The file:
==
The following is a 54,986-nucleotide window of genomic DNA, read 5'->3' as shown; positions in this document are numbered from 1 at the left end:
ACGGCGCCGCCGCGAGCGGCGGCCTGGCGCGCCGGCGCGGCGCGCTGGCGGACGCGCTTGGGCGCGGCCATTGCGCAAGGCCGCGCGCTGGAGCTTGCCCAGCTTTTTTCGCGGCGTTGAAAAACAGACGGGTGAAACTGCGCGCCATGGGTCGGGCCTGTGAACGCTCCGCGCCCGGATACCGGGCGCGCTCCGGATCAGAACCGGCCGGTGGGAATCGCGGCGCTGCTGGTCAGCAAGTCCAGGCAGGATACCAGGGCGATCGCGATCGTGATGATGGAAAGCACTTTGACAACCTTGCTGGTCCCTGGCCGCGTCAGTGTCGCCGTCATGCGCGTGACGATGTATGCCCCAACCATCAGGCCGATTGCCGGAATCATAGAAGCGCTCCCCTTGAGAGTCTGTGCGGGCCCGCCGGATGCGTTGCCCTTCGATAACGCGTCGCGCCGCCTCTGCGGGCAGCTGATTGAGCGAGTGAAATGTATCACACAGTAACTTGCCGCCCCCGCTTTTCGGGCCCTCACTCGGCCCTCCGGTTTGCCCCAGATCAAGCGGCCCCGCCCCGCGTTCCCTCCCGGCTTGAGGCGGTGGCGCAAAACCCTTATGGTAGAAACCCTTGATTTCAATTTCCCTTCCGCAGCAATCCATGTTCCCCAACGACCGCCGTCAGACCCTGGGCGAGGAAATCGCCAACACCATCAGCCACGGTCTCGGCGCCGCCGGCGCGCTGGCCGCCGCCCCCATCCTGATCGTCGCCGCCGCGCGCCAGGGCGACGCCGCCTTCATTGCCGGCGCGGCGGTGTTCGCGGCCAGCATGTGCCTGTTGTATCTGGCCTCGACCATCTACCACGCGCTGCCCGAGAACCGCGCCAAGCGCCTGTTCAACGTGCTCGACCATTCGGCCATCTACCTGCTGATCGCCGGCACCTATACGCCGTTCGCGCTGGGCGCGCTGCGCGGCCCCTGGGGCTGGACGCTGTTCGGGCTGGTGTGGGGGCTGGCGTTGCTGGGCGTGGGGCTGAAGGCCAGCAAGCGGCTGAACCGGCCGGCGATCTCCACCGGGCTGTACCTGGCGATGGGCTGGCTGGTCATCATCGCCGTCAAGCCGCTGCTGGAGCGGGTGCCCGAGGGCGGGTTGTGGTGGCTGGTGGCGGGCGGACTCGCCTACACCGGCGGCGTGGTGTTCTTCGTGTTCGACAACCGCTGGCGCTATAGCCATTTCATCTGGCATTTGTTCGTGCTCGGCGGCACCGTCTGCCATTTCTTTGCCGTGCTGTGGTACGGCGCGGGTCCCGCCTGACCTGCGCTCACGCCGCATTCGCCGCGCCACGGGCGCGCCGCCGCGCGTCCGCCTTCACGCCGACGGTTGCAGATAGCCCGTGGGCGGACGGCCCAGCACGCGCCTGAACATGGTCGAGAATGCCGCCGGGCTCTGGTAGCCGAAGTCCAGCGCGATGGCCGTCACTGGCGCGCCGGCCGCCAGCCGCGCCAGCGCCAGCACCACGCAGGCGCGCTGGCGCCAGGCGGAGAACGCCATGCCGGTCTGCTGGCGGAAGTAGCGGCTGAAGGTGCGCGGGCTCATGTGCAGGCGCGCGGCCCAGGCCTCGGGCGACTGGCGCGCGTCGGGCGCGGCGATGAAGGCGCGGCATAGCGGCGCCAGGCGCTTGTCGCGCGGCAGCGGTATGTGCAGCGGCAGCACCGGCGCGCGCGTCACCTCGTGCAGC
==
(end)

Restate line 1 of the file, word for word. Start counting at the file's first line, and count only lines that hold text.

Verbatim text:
The following is a 54,986-nucleotide window of genomic DNA, read 5'->3' as shown; positions in this document are numbered from 1 at the left end: